A Facebook gun photo featuring a user’s 11-year-old son caused local child welfare authorities to visit the man’s home, he claims, sparking debate on the internet about Facebook privacy as well as whether such a post is indeed cause for a home visit from such agencies.
The Facebook gun photo story ran on a few blog-type sites, and the man to whom it reportedly happened — Shawn Moore — claims a smiling photo of his 11-year-old son toting a rifle was enough to cause the child welfare agents to visit him at home for the sole purpose of asking about his guns, and even demand he rid the home of arms or face loss of parental rights.
Opposing Views reports that Moore’s story was first posted to a gun forum, where it was picked up by the conservative blogosphere. The OV post begins:
The father of an 11-year-old took a picture of him holding a .22 rifle and posted it on Facebook. Shortly after, an anonymous call was made to New Jersey’s Department of Youth and Family Services, and they showed up at the father’s door demanding to see his firearms or else they would take the child.
Part of the difficulty in reporting upon stories involving agencies like DYFS is that confirmation is impossible to obtain through any means other than the parents or guardians involved, which doesn’t necessarily mean they are untrue or even embellished, merely that those involved may not have fully understood an action or things may have moved too quickly to accurately recount for later tellings.
(We also imagine that the moment you hear “your child removed” that it becomes slightly difficult to focus.)
Another part of the difficulty is that nothing in Moore’s account of the night of March 15 is implausible or even unlikely — agents from agencies like DYFS operate in a large part on discretion, and Moore says he did not allow access based on advice from a lawyer. Within parental custody circles on the internet, it is frequently and anecdotally reported that refusal to allow a home search can be actually considered grounds for removal.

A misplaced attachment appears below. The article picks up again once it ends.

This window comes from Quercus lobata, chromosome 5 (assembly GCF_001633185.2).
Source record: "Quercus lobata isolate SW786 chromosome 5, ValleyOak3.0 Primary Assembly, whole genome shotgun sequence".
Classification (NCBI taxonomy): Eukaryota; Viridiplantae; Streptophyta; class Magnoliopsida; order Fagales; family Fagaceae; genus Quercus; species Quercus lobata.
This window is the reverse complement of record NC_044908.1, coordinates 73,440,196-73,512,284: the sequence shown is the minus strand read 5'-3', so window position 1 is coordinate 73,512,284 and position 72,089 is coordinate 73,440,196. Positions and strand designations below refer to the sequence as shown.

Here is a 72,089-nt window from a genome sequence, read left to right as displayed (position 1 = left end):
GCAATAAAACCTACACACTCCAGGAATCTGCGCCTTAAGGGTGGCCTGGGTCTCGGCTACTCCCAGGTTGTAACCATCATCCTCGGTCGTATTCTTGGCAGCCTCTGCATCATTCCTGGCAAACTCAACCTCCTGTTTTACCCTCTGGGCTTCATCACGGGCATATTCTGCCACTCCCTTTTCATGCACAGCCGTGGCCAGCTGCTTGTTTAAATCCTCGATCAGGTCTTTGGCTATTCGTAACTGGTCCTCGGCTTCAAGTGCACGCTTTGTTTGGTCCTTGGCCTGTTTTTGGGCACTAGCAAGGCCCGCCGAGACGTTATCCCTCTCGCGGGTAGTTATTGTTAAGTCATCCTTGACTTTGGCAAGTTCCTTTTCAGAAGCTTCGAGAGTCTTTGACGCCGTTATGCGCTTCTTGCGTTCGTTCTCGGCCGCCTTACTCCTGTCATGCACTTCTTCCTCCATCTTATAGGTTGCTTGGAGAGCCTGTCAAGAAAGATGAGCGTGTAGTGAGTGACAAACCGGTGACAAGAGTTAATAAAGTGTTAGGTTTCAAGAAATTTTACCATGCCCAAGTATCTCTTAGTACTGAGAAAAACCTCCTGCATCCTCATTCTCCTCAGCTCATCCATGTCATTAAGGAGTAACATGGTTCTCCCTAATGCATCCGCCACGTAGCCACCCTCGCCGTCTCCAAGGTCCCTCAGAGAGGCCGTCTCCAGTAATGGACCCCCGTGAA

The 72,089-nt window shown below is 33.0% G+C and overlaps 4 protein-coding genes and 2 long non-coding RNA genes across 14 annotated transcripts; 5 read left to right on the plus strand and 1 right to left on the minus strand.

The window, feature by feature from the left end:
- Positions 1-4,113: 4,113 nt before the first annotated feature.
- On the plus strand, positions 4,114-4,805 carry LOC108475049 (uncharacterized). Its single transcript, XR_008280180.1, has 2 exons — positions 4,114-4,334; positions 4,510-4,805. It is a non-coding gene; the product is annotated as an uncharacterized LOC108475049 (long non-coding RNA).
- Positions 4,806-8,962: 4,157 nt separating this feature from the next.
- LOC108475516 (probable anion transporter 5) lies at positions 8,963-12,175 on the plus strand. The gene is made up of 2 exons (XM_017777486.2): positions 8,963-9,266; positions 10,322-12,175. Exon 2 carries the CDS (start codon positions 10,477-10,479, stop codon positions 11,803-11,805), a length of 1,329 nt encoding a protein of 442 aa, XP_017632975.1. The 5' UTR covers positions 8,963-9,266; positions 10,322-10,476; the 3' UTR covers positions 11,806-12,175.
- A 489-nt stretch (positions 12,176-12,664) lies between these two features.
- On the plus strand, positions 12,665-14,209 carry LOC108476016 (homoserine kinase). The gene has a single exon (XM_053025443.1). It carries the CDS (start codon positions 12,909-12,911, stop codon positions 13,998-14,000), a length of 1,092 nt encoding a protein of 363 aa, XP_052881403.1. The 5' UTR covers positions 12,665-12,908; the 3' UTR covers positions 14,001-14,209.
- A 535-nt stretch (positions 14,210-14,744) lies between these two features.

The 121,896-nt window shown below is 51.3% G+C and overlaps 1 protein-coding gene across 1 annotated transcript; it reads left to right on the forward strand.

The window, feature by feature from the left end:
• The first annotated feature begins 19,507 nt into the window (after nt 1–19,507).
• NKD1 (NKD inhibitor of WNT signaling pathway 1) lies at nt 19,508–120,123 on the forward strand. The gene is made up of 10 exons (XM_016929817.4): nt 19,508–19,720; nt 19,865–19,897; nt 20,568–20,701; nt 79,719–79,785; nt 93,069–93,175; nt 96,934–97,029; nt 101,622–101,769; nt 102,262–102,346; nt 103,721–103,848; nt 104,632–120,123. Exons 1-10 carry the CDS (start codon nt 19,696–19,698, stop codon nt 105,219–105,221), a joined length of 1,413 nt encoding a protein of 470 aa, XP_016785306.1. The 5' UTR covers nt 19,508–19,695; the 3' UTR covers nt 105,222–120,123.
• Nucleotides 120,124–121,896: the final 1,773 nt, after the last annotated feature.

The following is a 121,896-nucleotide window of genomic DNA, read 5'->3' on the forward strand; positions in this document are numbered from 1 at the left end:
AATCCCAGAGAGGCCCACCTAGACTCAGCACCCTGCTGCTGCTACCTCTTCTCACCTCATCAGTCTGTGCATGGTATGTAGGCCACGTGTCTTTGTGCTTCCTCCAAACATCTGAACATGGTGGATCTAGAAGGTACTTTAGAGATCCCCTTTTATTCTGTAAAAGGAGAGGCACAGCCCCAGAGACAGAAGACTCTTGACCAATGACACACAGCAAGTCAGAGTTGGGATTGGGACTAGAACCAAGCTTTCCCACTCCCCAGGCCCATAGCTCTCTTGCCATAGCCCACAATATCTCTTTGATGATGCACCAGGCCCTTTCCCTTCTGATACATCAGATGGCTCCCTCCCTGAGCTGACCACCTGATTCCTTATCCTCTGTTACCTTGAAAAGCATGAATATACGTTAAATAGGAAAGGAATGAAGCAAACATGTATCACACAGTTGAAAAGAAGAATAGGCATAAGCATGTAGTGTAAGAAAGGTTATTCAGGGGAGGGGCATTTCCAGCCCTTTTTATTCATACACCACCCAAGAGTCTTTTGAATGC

To the questions behind the Facebook gun photo and its DYFS aftermath — Moore himself is, according to OV, “more than qualified to carry the firearms, as he holds three significant firearms designations, including an NRA Certified Firearms Instructor, NRA Certified Range Safety Instructor, and NJ State Certified Firearms Hunting Instructor.”
It’s easy to look at this situation and see GUNS because half of America is only seeing guns right now. But at the heart is a man most likely legally owning and possessing firearms, and whether his legal right to do a lawfully sound thing should be a matter for DYFS — as well as a bit of warning on parenting styles and Facebook in general.
Local child welfare agencies declined comment on the Facebook gun photo incident. As the issue is discussed and debated in the conservative blogging sphere, it should be noted refusal to consent to an on-the-spot home search is indeed grounds to have children placed in foster care for any home visit reason — such advice should be followed only when given by a lawyer, and not when dispensed from JimBob101 over on the Out Of My Cold Dead Hands messageboards.